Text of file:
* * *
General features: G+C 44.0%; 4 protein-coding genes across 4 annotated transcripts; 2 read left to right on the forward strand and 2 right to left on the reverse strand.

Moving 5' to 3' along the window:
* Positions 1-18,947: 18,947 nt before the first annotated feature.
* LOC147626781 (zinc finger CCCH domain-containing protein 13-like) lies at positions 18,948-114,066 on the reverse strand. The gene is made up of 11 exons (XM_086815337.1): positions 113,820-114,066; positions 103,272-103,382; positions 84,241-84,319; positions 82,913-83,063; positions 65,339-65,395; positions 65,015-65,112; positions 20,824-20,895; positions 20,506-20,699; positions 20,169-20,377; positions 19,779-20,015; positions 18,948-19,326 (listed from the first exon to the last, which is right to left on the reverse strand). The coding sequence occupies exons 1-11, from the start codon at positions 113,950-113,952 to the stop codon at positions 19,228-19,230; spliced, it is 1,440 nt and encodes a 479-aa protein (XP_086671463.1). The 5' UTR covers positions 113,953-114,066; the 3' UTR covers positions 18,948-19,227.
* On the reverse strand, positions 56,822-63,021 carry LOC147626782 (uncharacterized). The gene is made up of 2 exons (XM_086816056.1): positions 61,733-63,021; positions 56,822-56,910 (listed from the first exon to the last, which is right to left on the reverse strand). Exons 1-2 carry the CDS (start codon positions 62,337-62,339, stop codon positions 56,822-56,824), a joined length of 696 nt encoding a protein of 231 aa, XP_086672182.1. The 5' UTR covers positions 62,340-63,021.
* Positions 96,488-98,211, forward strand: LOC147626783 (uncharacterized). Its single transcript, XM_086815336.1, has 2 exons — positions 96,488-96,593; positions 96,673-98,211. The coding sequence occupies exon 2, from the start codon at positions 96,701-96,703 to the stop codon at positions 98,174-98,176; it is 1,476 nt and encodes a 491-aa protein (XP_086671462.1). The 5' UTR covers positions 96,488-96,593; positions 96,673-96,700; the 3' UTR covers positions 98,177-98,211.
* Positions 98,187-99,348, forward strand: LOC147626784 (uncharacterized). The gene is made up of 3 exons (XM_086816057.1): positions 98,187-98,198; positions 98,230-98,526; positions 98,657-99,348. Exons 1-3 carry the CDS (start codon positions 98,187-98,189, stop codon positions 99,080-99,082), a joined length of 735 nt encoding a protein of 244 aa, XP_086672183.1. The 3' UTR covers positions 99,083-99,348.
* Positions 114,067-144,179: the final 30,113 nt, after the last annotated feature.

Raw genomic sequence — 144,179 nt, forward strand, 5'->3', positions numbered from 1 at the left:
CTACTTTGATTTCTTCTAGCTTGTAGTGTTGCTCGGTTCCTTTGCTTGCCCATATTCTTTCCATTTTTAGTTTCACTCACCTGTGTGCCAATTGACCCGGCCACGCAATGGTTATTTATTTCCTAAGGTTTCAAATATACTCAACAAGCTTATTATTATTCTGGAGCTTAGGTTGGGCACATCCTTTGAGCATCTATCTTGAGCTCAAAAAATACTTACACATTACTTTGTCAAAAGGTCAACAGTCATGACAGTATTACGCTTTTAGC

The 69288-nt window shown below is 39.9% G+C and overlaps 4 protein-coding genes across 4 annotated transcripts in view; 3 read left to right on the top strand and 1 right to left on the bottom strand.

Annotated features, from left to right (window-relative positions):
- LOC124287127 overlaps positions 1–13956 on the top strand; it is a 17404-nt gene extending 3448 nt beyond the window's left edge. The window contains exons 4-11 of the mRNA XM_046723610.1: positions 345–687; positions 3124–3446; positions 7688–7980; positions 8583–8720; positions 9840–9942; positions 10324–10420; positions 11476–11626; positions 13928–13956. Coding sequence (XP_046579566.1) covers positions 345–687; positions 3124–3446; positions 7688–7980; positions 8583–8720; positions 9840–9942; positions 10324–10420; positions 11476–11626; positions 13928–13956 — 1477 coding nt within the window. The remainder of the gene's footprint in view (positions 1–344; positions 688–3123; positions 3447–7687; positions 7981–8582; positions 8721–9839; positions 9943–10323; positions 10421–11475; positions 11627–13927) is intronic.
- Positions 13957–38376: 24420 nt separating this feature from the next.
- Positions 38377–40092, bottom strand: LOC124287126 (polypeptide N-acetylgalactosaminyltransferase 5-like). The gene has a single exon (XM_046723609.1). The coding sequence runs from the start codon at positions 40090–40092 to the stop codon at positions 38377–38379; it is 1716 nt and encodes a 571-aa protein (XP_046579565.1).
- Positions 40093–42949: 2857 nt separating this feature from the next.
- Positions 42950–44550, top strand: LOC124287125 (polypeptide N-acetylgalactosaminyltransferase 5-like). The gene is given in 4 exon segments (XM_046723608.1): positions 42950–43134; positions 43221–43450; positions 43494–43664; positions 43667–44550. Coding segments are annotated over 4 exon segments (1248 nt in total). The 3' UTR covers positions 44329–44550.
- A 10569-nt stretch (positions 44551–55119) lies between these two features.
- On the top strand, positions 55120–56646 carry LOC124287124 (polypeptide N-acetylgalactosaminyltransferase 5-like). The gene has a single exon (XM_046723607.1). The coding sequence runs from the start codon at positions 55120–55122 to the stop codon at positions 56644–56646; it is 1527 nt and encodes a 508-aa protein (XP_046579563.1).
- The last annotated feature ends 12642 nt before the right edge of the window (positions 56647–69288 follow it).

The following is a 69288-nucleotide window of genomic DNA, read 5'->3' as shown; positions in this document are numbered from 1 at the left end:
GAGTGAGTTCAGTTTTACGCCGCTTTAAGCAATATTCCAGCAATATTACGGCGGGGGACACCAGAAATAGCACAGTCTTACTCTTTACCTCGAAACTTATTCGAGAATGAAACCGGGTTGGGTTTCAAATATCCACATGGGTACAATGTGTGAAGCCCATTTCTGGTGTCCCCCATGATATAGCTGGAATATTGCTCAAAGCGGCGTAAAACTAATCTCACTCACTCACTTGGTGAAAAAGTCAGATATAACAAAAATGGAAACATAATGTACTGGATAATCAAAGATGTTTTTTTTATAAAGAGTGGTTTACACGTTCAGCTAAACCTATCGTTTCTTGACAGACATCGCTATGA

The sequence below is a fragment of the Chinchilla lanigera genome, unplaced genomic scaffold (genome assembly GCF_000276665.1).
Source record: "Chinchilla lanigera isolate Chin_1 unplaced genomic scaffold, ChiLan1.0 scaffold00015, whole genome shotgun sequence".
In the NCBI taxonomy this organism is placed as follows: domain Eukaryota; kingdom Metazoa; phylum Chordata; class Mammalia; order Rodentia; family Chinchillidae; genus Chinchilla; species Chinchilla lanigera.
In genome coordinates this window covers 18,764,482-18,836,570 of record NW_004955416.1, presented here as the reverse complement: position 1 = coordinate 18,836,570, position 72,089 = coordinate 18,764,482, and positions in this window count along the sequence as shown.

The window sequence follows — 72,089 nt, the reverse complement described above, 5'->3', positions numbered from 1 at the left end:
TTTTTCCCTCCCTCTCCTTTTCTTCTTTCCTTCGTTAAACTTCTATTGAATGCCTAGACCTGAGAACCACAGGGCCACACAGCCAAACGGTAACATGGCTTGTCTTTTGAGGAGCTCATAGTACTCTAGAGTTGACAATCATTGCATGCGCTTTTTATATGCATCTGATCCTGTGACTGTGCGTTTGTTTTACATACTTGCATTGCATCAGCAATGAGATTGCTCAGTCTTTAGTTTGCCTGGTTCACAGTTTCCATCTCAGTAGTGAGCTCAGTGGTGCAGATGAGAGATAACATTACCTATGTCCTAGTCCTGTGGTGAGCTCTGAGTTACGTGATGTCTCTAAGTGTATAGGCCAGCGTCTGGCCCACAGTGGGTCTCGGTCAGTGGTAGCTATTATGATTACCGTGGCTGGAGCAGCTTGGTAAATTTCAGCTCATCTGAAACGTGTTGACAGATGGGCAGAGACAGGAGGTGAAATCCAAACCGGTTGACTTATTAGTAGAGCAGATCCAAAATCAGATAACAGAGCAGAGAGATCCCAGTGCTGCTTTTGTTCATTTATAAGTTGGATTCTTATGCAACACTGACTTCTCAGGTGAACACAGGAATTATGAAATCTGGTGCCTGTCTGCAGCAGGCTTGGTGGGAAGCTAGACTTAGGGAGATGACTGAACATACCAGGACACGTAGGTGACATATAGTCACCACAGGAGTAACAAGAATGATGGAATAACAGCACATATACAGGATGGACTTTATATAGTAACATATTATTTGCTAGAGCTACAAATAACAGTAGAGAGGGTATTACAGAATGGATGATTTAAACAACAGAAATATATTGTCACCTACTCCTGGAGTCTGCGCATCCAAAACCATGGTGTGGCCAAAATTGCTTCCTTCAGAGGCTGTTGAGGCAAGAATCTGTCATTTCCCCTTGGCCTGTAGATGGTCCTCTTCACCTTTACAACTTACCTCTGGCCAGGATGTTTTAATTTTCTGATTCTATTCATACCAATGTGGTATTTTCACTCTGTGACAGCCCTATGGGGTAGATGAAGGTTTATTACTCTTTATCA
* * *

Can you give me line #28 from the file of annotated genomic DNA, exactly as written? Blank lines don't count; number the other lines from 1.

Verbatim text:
TTTTTCCCTCCCTCTCCTTTTCTTCTTTCCTTCGTTAAACTTCTATTGAATGCCTAGACCTGAGAACCACAGGGCCACACAGCCAAACGGTAACATGGCTTGTCTTTTGAGGAGCTCATAGTACTCTAGAGTTGACAATCATTGCATGCGCTTTTTATATGCATCTGATCCTGTGACTGTGCGTTTGTTTTACATACTTGCATTGCATCAGCAATGAGATTGCTCAGTCTTTAGTTTGCCTGGTTCACAGTTTCCATCTCAGTAGTGAGCTCAGTGGTGCAGATGAGAGATAACATTACCTATGTCCTAGTCCTGTGGTGAGCTCTGAGTTACGTGATGTCTCTAAGTGTATAGGCCAGCGTCTGGCCCACAGTGGGTCTCGGTCAGTGGTAGCTATTATGATTACCGTGGCTGGAGCAGCTTGGTAAATTTCAGCTCATCTGAAACGTGTTGACAGATGGGCAGAGACAGGAGGTGAAATCCAAACCGGTTGACTTATTAGTAGAGCAGATCCAAAATCAGATAACAGAGCAGAGAGATCCCAGTGCTGCTTTTGTTCATTTATAAGTTGGATTCTTATGCAACACTGACTTCTCAGGTGAACACAGGAATTATGAAATCTGGTGCCTGTCTGCAGCAGGCTTGGTGGGAAGCTAGACTTAGGGAGATGACTGAACATACCAGGACACGTAGGTGACATATAGTCACCACAGGAGTAACAAGAATGATGGAATAACAGCACATATACAGGATGGACTTTATATAGTAACATATTATTTGCTAGAGCTACAAATAACAGTAGAGAGGGTATTACAGAATGGATGATTTAAACAACAGAAATATATTGTCACCTACTCCTGGAGTCTGCGCATCCAAAACCATGGTGTGGCCAAAATTGCTTCCTTCAGAGGCTGTTGAGGCAAGAATCTGTCATTTCCCCTTGGCCTGTAGATGGTCCTCTTCACCTTTACAACTTACCTCTGGCCAGGATGTTTTAATTTTCTGATTCTATTCATACCAATGTGGTATTTTCACTCTGTGACAGCCCTATGGGGTAGATGAAGGTTTATTACTCTTTATCA